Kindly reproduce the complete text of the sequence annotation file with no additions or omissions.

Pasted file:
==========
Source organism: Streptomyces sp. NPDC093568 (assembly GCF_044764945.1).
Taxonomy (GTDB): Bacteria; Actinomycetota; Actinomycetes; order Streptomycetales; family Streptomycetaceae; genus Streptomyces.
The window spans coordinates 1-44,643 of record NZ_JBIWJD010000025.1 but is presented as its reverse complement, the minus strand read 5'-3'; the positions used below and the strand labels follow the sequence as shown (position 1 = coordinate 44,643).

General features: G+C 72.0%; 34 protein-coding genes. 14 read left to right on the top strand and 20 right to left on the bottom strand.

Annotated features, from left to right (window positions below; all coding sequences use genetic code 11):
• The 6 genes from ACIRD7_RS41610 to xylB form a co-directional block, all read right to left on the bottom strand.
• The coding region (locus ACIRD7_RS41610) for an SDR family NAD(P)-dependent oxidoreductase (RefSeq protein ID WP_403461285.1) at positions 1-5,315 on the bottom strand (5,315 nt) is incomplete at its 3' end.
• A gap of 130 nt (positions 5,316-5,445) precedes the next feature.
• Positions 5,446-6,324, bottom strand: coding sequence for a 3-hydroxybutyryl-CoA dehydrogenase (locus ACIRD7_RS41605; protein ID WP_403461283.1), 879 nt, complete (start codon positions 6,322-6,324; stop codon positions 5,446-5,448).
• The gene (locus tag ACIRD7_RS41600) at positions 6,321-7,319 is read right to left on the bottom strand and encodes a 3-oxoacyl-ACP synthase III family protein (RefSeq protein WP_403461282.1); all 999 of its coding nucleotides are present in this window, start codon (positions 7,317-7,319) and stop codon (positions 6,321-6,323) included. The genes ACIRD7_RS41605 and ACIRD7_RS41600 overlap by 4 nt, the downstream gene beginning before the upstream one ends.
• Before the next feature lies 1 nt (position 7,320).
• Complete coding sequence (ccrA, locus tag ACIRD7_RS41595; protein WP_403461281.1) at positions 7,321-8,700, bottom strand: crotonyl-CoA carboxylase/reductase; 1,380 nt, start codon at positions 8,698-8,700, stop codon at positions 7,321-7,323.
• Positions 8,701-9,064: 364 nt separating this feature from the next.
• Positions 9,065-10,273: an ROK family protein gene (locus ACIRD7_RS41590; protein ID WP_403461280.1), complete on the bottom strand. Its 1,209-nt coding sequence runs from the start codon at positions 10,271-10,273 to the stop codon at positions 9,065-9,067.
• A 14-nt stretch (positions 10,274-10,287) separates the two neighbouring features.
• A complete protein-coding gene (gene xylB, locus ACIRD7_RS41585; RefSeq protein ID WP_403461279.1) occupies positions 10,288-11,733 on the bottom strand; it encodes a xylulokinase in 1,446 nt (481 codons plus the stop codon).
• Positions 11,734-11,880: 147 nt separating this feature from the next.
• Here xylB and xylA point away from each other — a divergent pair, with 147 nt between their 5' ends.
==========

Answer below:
Source organism: Streptomyces sp. NPDC093568 (assembly GCF_044764945.1).
Taxonomy (GTDB): Bacteria; Actinomycetota; Actinomycetes; order Streptomycetales; family Streptomycetaceae; genus Streptomyces.
The window spans coordinates 1-44,643 of record NZ_JBIWJD010000025.1 but is presented as its reverse complement, the minus strand read 5'-3'; the positions used below and the strand labels follow the sequence as shown (position 1 = coordinate 44,643).

General features: G+C 72.0%; 34 protein-coding genes. 14 read left to right on the top strand and 20 right to left on the bottom strand.

Annotated features, from left to right (window positions below; all coding sequences use genetic code 11):
• The 6 genes from ACIRD7_RS41610 to xylB form a co-directional block, all read right to left on the bottom strand.
• The coding region (locus ACIRD7_RS41610) for an SDR family NAD(P)-dependent oxidoreductase (RefSeq protein ID WP_403461285.1) at positions 1-5,315 on the bottom strand (5,315 nt) is incomplete at its 3' end.
• A gap of 130 nt (positions 5,316-5,445) precedes the next feature.
• Positions 5,446-6,324, bottom strand: coding sequence for a 3-hydroxybutyryl-CoA dehydrogenase (locus ACIRD7_RS41605; protein ID WP_403461283.1), 879 nt, complete (start codon positions 6,322-6,324; stop codon positions 5,446-5,448).
• The gene (locus tag ACIRD7_RS41600) at positions 6,321-7,319 is read right to left on the bottom strand and encodes a 3-oxoacyl-ACP synthase III family protein (RefSeq protein WP_403461282.1); all 999 of its coding nucleotides are present in this window, start codon (positions 7,317-7,319) and stop codon (positions 6,321-6,323) included. The genes ACIRD7_RS41605 and ACIRD7_RS41600 overlap by 4 nt, the downstream gene beginning before the upstream one ends.
• Before the next feature lies 1 nt (position 7,320).
• Complete coding sequence (ccrA, locus tag ACIRD7_RS41595; protein WP_403461281.1) at positions 7,321-8,700, bottom strand: crotonyl-CoA carboxylase/reductase; 1,380 nt, start codon at positions 8,698-8,700, stop codon at positions 7,321-7,323.
• Positions 8,701-9,064: 364 nt separating this feature from the next.
• Positions 9,065-10,273: an ROK family protein gene (locus ACIRD7_RS41590; protein ID WP_403461280.1), complete on the bottom strand. Its 1,209-nt coding sequence runs from the start codon at positions 10,271-10,273 to the stop codon at positions 9,065-9,067.
• A 14-nt stretch (positions 10,274-10,287) separates the two neighbouring features.
• A complete protein-coding gene (gene xylB, locus ACIRD7_RS41585; RefSeq protein ID WP_403461279.1) occupies positions 10,288-11,733 on the bottom strand; it encodes a xylulokinase in 1,446 nt (481 codons plus the stop codon).
• Positions 11,734-11,880: 147 nt separating this feature from the next.
• Here xylB and xylA point away from each other — a divergent pair, with 147 nt between their 5' ends.